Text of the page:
The means by which the brain performs are referred to as neuroprocesses, which are related to learning and memory. The brain is the center of every function of the body that controls functional learning and memory and how the two are interdependent. Learning occurs when the memory is stimulated. The memory is activated once learning has taken place. With knowledge at the center of attention, it is imperative to stimulate the brain through lifelong learning to achieve longevity and quality of life. The brain is the center of every functioning part in a human body. Every process stems from the brain. The central nervous system is an intricate menagerie of cells, neurons, cords, nerves, and many other parts that act as the computer center for our bodies. Neuroanatomy is the make-up of the central nervous system. The processes by which the brain acts or performs are neuroprocesses. Learning and memory are two similar neuroprocesses that cannot function without each other. The brain responds to experiences or memories from the past and learns how to function in similar situations in the future. When the brain receives changing information or variations from experiences learning occurs in the brain. Memory takes into consideration how the learned experiences are stored and reactivated (Pinel, 2009). The act of learning occurs when two neurons communicate by sharing signals, receiving, and recalling information. Moreover, the processes responsible for learning are spread out over multiple areas of the brain and are classified into three different networks; recognition, strategic, and affective. The recognition network receives sensory information from the environment and transforms it into knowledge. It identifies and categorizes what is seen, heard, or read. The strategic network is recruited for planning and coordinating goal-oriented actions. Finally, “the affective network is involved in emotional dimensions of learning such as interest, motivation, and stress” (Hinton & K.M.-C, 2008, p. 90).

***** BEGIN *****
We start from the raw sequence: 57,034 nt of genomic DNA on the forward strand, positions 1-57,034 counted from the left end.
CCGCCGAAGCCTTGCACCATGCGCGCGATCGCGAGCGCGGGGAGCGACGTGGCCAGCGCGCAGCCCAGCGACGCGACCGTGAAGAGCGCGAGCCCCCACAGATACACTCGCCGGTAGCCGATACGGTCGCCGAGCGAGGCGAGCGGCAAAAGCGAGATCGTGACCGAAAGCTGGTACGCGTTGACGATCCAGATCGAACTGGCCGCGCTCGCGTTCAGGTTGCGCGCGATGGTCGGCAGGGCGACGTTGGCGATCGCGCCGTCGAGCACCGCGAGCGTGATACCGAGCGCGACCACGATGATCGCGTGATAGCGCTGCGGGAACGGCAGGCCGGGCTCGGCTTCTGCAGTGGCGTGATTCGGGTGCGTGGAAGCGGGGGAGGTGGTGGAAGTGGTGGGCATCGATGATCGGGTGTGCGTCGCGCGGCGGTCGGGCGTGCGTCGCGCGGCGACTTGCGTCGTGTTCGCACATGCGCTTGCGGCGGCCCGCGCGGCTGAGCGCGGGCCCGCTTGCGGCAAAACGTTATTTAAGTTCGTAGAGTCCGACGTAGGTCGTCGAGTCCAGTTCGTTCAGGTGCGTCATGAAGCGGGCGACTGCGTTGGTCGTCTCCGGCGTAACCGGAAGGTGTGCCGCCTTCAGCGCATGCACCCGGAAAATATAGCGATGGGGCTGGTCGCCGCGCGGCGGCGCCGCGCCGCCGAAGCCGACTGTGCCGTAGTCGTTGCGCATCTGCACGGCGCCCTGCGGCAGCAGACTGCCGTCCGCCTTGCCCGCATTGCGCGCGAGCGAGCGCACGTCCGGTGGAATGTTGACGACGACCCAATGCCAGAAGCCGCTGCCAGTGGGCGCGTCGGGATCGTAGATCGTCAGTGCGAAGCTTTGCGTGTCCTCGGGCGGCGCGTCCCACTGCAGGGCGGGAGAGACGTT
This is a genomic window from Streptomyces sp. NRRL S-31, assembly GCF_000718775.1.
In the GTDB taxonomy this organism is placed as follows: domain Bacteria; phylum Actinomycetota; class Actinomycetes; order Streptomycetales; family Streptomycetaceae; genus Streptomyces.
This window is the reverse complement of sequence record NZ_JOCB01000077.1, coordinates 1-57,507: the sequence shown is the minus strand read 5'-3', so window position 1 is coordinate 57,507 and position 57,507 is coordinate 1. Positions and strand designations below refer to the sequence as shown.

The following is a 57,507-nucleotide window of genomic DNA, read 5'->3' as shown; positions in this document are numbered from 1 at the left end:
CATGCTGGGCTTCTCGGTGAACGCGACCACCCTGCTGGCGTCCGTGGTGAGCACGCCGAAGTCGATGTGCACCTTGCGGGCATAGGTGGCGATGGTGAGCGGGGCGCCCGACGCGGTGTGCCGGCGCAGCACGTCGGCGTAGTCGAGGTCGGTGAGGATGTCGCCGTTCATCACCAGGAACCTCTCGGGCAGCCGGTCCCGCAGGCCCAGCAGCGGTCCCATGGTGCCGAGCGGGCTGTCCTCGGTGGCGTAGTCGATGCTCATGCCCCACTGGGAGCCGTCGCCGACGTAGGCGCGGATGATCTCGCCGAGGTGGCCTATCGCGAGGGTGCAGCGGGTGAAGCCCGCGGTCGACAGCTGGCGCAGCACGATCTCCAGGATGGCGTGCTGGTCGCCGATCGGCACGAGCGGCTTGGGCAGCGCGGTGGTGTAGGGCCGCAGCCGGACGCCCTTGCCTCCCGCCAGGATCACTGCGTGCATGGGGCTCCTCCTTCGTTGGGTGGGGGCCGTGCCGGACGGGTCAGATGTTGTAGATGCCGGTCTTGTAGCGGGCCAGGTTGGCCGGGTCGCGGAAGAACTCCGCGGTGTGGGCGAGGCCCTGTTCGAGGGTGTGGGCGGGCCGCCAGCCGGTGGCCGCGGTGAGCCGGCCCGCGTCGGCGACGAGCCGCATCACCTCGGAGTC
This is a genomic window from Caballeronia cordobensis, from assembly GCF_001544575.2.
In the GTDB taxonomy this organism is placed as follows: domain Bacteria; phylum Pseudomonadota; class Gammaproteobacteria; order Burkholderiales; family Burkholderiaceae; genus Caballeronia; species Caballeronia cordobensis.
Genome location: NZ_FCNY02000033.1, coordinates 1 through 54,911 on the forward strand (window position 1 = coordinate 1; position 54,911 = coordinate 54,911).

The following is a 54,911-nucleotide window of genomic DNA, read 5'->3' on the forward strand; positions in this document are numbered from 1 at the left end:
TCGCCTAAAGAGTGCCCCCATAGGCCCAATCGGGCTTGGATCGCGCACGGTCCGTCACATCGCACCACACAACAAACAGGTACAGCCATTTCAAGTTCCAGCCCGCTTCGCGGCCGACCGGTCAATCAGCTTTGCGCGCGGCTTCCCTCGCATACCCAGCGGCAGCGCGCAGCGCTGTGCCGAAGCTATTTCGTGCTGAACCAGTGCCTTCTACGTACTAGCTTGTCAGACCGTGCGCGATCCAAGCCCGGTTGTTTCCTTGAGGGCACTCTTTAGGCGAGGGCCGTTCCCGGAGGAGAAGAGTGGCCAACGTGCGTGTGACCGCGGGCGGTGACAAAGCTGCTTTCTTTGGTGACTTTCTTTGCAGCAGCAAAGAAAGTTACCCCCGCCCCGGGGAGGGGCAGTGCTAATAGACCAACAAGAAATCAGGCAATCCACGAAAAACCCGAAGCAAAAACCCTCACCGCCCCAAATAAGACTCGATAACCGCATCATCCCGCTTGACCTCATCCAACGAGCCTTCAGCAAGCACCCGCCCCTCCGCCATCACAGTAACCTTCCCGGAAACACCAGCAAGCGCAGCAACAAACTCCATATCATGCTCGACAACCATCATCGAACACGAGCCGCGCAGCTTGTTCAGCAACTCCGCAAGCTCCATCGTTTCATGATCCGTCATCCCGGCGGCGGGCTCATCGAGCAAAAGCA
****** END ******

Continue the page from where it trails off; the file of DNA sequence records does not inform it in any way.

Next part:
Additionally, the cortex specifically the lateral prefrontal cortex, the temporal lobe, and the basal ganglia are main processing areas for learning. Neurons in the cortex and basal ganglia respond upon learning. To learn, memory storage areas in the brain must be tapped into to recall the information. The specific learning cells in the prefrontal cortex and basal ganglia exhibit signals relating to the outcome of human response and the behavioral cell’s signals shape learning. According to a study at Harvard in (2009), our observations may represent a snapshot of the learning process-how single cells change their responses in real time as a result of information about what is the right action and what is the wrong one. The temporal lobe is mainly responsible for cognitive development or learning and memory. The brain has multiple portions that allow us to process memories, which include the hippocampus, amygdala, basal ganglia, cerebral cortex, parietal lobe, frontal lobe, temporal lobe, and supramarginal gyrus. Damage to any of these areas can cause short-term memory loss, amnesia, or permanent loss of memory. Further, the hippocampus is associated with various functions of memory, which is responsible for creating mental maps, converting memories from short to long term, and encoding memories. Forming memories from experience without the hippocampus is possible, but damage to this area of the bran can inhibit the ability to form new memories to describe events. Located below the hippocampus is the amygdala. It responds strongly to emotional stimuli, especially fear. The neurons in the amygdala encode and enhance memories creating more consolidated, deep, and accurate recollections of events. This process of transferring information creates one long-term memory. Moreover, the basal ganglia are associated with both learning and memory, which is are responsible for the unconscious memory processes. These include motor...
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